Aislinn can just make out the broken board Cordelia mentions in the hall, and with the wood creaking underfoot, it's not likely to be the only one. Inside is cool from all the shading around it, but it smells of earth and forest, animals and rot. It isn't entirely pleasant.

The doors in the walls are almost all broken, and where they aren't, rain and water have swollen the wood shut.

The candle's flame shakes, making shadows bounce on the walls, and Cordelia's eyes are wide as she looks around. "I don't know what to do," she whispers to Aislinn, swallowing hard. She lifts the candle, peering here and there, trying to see more of the house than she did before, and edging in along the walls, staying away from where the boards are likely softer, more likely to break, toward the middle of the floor. "If anything is with me," she says in a louder, shaky voice, "I've brought you back. Please just leave us alone." It sounds foolish, now that she's here, and her cheeks grow pink at thinking this might help. "Stupid… I'm sorry, Auntie…"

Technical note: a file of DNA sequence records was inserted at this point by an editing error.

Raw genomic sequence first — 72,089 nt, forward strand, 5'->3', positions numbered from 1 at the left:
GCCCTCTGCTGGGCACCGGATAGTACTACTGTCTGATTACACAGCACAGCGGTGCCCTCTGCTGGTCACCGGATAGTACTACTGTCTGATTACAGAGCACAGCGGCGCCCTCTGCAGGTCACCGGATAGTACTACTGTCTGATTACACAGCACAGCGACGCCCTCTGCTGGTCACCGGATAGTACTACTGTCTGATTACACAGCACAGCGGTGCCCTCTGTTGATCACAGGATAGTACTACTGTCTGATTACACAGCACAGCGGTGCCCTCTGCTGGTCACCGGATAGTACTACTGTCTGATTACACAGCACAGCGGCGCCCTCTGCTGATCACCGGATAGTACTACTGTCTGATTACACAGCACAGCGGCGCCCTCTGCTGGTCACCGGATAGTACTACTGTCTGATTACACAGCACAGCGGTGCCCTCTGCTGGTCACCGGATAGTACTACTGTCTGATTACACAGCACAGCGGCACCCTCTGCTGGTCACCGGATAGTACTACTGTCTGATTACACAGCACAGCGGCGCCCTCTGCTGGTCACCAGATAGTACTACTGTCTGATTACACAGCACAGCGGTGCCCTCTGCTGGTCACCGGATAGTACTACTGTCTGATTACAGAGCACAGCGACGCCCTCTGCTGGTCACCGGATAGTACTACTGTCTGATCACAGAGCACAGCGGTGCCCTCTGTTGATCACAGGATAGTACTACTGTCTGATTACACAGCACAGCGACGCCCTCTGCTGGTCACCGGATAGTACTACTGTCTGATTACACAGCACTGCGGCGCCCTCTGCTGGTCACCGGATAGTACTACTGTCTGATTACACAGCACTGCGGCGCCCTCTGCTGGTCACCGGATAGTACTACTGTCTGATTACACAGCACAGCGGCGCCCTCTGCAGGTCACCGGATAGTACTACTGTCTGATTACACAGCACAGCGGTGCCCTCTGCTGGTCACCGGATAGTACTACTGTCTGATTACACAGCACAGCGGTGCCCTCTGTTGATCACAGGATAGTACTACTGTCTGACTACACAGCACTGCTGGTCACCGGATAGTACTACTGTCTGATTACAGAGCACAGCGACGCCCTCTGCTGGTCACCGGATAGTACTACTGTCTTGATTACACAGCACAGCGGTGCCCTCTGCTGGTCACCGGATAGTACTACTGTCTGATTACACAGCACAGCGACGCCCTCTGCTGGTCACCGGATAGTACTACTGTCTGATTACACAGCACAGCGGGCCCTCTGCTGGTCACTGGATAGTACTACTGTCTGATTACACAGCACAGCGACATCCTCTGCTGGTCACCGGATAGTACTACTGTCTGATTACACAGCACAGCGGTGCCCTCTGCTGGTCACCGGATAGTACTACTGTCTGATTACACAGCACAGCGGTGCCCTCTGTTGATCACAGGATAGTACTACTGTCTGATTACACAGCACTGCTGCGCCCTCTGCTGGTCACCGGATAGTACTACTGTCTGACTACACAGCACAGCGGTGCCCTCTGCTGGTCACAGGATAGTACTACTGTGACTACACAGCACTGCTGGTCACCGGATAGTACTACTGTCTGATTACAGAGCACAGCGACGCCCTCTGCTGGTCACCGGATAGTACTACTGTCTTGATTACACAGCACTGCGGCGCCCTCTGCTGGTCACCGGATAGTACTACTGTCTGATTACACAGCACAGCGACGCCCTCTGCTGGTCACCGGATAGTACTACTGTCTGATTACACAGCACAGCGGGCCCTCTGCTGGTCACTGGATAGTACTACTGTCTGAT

Aislinn presses a kiss to the crown of Cordelia's dark head. "No," she murmurs against her hair. "May the blessing of light be on you— light without and light within. May the blessed sunlight shine on you and warm your heart till it glows like a great peat fire."

Her grip on Cordelia's waist tightens. "With me, now: Bless this house, o Lord, we pray. Make it safe by night and day. Bless these walls so firm and stout, keeping want and trouble out." Although she speaks in a whisper, her voice does not lack convinction. "Bless the roof and chimney tall, let thy peace lie over all. Bless the windows shining bright, letting in God's heavenly light. Bless the hearth a-blazing there, with smoke ascending like a prayer. Bless the people here within… Keep them pure and free from sin.